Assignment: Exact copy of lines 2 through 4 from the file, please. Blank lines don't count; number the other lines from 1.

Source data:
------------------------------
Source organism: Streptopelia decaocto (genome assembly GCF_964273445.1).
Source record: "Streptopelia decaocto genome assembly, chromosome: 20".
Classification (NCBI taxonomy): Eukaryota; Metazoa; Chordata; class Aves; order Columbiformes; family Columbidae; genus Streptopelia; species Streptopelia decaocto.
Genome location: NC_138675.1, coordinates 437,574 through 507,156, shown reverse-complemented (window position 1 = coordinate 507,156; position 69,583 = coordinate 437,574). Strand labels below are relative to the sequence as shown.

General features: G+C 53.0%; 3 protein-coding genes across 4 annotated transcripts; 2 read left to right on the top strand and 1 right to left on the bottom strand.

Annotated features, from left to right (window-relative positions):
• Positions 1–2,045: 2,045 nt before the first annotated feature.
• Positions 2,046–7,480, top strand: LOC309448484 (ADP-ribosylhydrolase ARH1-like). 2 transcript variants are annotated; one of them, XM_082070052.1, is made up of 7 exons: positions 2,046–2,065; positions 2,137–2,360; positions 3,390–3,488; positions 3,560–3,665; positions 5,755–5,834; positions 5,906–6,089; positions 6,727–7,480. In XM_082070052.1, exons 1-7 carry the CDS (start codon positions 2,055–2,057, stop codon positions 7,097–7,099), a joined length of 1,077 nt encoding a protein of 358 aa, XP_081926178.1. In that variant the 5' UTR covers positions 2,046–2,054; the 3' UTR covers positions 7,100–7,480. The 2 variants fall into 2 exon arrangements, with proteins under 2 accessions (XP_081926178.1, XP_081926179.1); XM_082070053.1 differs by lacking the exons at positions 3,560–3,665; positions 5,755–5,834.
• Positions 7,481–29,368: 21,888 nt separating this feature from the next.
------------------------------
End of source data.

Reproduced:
Source record: "Streptopelia decaocto genome assembly, chromosome: 20".
Classification (NCBI taxonomy): Eukaryota; Metazoa; Chordata; class Aves; order Columbiformes; family Columbidae; genus Streptopelia; species Streptopelia decaocto.
Genome location: NC_138675.1, coordinates 437,574 through 507,156, shown reverse-complemented (window position 1 = coordinate 507,156; position 69,583 = coordinate 437,574). Strand labels below are relative to the sequence as shown.